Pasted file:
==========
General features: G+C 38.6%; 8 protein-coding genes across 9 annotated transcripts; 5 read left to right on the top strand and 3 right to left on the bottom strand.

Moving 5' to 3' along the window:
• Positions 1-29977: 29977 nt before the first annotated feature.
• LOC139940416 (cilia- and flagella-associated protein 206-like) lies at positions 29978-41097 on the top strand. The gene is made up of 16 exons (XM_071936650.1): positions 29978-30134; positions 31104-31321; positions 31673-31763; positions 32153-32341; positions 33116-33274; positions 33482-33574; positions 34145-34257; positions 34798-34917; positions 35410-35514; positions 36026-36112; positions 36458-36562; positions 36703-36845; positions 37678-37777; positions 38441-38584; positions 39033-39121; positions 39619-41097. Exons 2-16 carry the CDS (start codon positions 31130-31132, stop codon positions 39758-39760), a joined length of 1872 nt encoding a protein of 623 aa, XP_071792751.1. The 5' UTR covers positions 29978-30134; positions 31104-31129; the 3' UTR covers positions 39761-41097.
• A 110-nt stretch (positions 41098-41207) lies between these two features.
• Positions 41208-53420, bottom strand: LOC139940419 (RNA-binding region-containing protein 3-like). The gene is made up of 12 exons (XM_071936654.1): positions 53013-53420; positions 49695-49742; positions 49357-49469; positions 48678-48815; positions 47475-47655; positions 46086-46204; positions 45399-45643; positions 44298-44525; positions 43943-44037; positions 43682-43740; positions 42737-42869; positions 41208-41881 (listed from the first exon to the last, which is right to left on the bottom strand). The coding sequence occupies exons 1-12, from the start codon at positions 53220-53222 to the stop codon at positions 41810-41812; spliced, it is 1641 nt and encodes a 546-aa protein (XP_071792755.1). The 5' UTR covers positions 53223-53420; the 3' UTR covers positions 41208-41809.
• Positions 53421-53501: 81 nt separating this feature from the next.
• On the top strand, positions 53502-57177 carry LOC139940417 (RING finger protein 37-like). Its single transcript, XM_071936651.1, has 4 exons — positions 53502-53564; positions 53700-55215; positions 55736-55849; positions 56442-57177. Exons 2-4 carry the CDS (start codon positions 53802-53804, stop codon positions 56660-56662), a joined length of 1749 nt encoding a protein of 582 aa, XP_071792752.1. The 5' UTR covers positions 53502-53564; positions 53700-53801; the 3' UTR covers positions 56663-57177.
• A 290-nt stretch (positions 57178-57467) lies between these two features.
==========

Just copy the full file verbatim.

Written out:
General features: G+C 38.6%; 8 protein-coding genes across 9 annotated transcripts; 5 read left to right on the top strand and 3 right to left on the bottom strand.

Moving 5' to 3' along the window:
• Positions 1-29977: 29977 nt before the first annotated feature.
• LOC139940416 (cilia- and flagella-associated protein 206-like) lies at positions 29978-41097 on the top strand. The gene is made up of 16 exons (XM_071936650.1): positions 29978-30134; positions 31104-31321; positions 31673-31763; positions 32153-32341; positions 33116-33274; positions 33482-33574; positions 34145-34257; positions 34798-34917; positions 35410-35514; positions 36026-36112; positions 36458-36562; positions 36703-36845; positions 37678-37777; positions 38441-38584; positions 39033-39121; positions 39619-41097. Exons 2-16 carry the CDS (start codon positions 31130-31132, stop codon positions 39758-39760), a joined length of 1872 nt encoding a protein of 623 aa, XP_071792751.1. The 5' UTR covers positions 29978-30134; positions 31104-31129; the 3' UTR covers positions 39761-41097.
• A 110-nt stretch (positions 41098-41207) lies between these two features.
• Positions 41208-53420, bottom strand: LOC139940419 (RNA-binding region-containing protein 3-like). The gene is made up of 12 exons (XM_071936654.1): positions 53013-53420; positions 49695-49742; positions 49357-49469; positions 48678-48815; positions 47475-47655; positions 46086-46204; positions 45399-45643; positions 44298-44525; positions 43943-44037; positions 43682-43740; positions 42737-42869; positions 41208-41881 (listed from the first exon to the last, which is right to left on the bottom strand). The coding sequence occupies exons 1-12, from the start codon at positions 53220-53222 to the stop codon at positions 41810-41812; spliced, it is 1641 nt and encodes a 546-aa protein (XP_071792755.1). The 5' UTR covers positions 53223-53420; the 3' UTR covers positions 41208-41809.
• Positions 53421-53501: 81 nt separating this feature from the next.
• On the top strand, positions 53502-57177 carry LOC139940417 (RING finger protein 37-like). Its single transcript, XM_071936651.1, has 4 exons — positions 53502-53564; positions 53700-55215; positions 55736-55849; positions 56442-57177. Exons 2-4 carry the CDS (start codon positions 53802-53804, stop codon positions 56660-56662), a joined length of 1749 nt encoding a protein of 582 aa, XP_071792752.1. The 5' UTR covers positions 53502-53564; positions 53700-53801; the 3' UTR covers positions 56663-57177.
• A 290-nt stretch (positions 57178-57467) lies between these two features.